But her faltering was met with only more blows to both sides of her head, including her temples and jaw, she said.
The man threw her to the ground and tore off her clothing. Doe said she struggled, knowing what was to come, her ears ringing from the blows.
He turned her onto her stomach and raped her, she said.
"I had to give in. I thought I was going to die. I was so out of it that if I were to touch anything, I couldn't feel it anymore," she said.
He flipped her onto her back again and then squeezed hard around her neck with both hands, she said. He squeezed harder.
"He's not going to let go; he's going to snap my neck," Doe said she thought. That's when she faked being dead.
Doe said she heard the man rise and run away, and she could hear the keys to her car jingling in his pocket.
Still blindfolded, she rose and ran in the opposite direction.
"The only clothing I had is the blindfold on my head," she recalled.
Doe said she managed to work her hands free from the bindings and removed the blindfold. In the road, a car passed by. The driver did not stop. Doe saw a dark figure watching her from about 100 yards away. He wore black clothing with white lettering on the shirt, she said.
This time, she positioned herself in the middle of the road in the direct path of an approaching car and waved. She used the blindfold to cover her nakedness, she said.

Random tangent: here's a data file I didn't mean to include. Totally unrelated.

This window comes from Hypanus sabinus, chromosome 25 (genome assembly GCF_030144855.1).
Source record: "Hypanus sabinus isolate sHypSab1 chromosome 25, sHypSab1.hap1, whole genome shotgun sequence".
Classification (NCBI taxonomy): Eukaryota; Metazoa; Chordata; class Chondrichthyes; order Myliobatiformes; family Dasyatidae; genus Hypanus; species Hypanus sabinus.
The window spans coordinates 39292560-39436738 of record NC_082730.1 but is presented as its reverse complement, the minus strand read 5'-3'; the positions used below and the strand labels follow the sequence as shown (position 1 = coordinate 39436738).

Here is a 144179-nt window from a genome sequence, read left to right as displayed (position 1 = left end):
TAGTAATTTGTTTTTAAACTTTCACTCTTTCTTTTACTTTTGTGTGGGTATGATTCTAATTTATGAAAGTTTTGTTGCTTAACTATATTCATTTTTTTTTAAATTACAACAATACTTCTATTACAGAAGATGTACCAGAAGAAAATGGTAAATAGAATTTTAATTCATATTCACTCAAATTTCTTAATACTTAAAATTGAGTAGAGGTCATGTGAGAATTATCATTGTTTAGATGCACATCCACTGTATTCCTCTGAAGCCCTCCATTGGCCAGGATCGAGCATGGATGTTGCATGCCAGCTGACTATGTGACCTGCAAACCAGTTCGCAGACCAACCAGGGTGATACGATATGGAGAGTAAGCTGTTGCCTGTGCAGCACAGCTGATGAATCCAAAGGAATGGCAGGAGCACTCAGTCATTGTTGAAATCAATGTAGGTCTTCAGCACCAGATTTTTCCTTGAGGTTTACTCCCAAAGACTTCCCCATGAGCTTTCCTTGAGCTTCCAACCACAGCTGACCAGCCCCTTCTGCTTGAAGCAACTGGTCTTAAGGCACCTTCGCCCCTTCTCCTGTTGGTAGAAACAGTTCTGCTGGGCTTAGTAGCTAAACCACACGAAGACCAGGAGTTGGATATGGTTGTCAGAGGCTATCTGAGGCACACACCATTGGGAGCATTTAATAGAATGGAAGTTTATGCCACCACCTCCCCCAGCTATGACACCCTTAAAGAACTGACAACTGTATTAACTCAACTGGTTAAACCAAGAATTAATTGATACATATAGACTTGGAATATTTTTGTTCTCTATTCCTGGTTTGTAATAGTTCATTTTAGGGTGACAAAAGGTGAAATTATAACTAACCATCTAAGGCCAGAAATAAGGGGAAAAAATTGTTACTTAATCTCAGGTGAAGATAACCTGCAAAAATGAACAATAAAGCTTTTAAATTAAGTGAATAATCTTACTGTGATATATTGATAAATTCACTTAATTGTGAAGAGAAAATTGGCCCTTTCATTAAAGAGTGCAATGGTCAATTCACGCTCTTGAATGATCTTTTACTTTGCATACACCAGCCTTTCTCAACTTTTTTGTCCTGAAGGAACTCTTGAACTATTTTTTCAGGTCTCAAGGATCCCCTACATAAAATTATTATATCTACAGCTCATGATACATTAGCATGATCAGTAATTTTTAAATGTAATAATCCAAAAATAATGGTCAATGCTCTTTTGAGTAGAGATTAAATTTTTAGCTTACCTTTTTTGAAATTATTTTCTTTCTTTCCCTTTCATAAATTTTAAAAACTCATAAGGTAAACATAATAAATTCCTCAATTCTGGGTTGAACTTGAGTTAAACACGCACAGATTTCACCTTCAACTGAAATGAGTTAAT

Doe was cross-examined by Deputy Public Defender Gilda Valeros, who asked Doe about a breakup with a former boyfriend in 2009. Valeros also asked Doe to confirm that she knew a former sex offender, from whom she had requested a referral for a bartending job. Doe said she did.
Valeros also questioned how Doe knew her assailant was black if she was blindfolded. Doe said she could tell by his voice and use of language. She also saw parts of his arms from edges beneath the blindfold, she said.
"As a bartender, have you heard young people in bars who have used Ebonics (a dialect used by some African-Americans) to emulate that slang but who are not African-Americans?" Valeros asked. Doe said she had.
Valeros also questioned how long Doe had been sleeping, citing the time periods between when Doe was stopped by the police, when she fell asleep and police records of the 911 call from the passerby at 5:20 a.m.
"From 2 a.m. to 3:30 or 4 a.m., you have no real account other than sleeping," Valeros said.
Prosecutor Erin West later said there is no way to determine the duration of the events.
Sexual Assault Response Team nurse Julia Pinero testified Doe had lacerations, abrasions and bruising on nearly every part of her body.
Pinero said Doe had injuries consistent with sexual trauma, but upon questioning by Valeros, she said she could not determine if the injuries were caused by forced or consensual intercourse.
Blanks waived his right to a continuous preliminary hearing. The court will reconvene Monday with testimony from a DNA expert.
This story contains 1160 words.